The lack of overall market movement has masked a mind-boggling divergence in individual stock perfor...
The lack of overall market movement has masked a mind-boggling divergence in individual stock performance. Very generally, the best performers of the last three months have been financials and software stocks, while the worst are telecoms, media and a few old economy special situations.
Perhaps we should not have been surprised that September was so painful for markets. September is statistically one of the worst months of the year for both earnings downgrades and market performance.
Strategists have become slightly less negative over the last quarter, increasing their equity exposure. It must be emphasised that that still leaves them underweight, because in their view although the overall value gap between equities and bonds has closed, equities are still not cheap. My view is long-term inflation trends have bottomed but that the perceived severity of any potential bounce in inflation will probably be overdone regularly.
Structural forces are dominating cyclical influences in many industries. Two structural themes stand out and these are the growth of e-commerce and the existence of excess capacity. Margins are under pressure for companies without competitive advantage or barriers to entry and companies have little pricing power. Independent central banks now control inflation. Perhaps the biggest structural changes in the last decade has been the growth in global productivity that has been witnessed in the world, particularly the US. I believe it is sustainable and can rise further, due due to ongoing technological change, deregulation and globalisation.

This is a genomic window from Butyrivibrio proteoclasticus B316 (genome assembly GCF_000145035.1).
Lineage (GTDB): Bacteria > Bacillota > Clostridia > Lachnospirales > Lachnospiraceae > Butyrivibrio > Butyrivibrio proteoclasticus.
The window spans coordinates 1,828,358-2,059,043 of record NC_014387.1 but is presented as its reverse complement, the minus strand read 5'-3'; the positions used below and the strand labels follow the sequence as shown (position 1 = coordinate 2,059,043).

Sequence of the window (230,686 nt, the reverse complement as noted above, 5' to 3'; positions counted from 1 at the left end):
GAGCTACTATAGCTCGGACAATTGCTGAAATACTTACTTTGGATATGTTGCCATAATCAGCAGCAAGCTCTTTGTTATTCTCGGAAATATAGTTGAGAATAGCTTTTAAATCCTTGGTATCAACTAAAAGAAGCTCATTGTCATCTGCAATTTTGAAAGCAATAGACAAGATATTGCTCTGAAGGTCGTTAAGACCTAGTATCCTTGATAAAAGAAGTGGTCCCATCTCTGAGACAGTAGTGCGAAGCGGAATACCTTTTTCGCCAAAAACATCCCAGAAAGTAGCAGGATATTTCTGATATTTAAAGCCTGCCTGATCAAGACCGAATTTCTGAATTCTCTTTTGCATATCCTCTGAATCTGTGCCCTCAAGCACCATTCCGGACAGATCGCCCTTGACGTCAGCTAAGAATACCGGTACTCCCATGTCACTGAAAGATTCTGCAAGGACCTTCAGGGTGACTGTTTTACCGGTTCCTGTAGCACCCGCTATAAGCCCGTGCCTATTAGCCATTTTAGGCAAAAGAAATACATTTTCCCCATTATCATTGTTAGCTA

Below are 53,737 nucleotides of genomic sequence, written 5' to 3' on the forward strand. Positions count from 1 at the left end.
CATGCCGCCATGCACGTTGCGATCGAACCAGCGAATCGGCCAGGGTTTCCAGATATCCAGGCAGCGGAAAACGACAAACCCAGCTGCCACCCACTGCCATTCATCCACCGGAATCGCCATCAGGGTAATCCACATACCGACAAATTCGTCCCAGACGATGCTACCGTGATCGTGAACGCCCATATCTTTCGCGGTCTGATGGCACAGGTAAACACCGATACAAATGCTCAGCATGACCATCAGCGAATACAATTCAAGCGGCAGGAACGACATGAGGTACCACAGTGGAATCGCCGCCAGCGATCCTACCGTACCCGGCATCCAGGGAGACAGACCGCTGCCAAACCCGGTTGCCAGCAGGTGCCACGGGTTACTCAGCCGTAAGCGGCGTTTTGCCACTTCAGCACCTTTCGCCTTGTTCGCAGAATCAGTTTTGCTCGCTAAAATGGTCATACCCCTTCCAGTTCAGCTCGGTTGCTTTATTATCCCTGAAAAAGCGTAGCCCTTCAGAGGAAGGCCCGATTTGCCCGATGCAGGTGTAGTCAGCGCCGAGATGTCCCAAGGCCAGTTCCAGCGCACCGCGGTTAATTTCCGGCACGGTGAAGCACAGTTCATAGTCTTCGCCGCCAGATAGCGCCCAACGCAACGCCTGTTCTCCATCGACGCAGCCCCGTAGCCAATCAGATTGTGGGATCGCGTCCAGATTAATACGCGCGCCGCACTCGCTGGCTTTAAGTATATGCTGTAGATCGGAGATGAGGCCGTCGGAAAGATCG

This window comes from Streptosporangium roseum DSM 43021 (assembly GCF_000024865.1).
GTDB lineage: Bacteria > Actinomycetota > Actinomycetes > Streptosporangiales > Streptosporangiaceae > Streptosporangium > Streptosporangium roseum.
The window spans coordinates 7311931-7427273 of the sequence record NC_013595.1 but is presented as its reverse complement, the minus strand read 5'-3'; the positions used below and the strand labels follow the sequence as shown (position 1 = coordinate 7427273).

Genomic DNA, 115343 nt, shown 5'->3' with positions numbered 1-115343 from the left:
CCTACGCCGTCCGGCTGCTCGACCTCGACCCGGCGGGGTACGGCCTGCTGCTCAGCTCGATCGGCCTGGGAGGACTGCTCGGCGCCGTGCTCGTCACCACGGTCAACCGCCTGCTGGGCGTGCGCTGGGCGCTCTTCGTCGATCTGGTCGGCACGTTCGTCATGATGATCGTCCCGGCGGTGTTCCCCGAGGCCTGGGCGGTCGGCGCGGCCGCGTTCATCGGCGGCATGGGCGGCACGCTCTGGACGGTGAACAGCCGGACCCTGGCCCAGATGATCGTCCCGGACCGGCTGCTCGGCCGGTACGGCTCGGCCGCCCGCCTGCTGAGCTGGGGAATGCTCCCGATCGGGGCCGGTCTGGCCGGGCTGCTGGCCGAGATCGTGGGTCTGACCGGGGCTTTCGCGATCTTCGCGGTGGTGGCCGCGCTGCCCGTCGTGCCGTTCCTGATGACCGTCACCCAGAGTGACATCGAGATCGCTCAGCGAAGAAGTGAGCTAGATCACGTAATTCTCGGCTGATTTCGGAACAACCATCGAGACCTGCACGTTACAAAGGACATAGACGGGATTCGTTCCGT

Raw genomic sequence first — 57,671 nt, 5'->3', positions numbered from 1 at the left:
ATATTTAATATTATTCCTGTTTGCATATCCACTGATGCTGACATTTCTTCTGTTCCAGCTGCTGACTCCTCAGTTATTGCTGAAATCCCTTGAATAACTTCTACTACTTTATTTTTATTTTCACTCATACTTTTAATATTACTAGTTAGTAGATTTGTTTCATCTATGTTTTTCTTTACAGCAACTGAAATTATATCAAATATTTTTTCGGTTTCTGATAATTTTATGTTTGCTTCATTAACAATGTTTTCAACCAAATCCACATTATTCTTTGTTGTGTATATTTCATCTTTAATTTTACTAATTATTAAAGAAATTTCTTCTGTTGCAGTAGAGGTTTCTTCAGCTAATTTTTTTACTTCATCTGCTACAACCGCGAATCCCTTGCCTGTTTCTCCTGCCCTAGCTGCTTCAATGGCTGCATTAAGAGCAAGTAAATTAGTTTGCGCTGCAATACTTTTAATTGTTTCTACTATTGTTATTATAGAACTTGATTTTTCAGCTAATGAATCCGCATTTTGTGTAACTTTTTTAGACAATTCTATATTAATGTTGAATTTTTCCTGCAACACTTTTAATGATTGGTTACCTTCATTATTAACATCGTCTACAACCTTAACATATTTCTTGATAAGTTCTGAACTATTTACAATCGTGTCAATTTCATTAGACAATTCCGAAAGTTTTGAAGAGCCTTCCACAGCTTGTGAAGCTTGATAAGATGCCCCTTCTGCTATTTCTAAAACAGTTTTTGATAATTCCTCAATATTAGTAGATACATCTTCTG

The move to a more service-based economy also has profound implications. In particular, the internet helps participants allocate resources more efficiently with many businesses more open to international trade and competition. Barriers to entry are falling, distribution methods are changing and, in many industries, prices are set to fall. The absence of pricing power is all too apparent in many sectors. This is likely to be an extremely harsh environment for the majority of industries and companies and there will be fewer winners in a narrowly-based stock market performance.
Earnings upgrades have, on average, reached the peak of their cycle. Four profit warnings a day stateside show this all too clearly. Alan Greenspan has said "knowledge-based goods and services use relatively few physical resources to generate value." This is reducing one key scarcity constraint on growth - the physical availability of labour and resources.
We should, therefore, expect further substantial improvements in the trade off between growth and inflation due to productivity. The long-term outlook remains disinflationary due to technological investment and productivity growth. This fundamentally remains bullish for equity markets.
Richard Prew is the fund manager of the Norwich Union UK Equity fund
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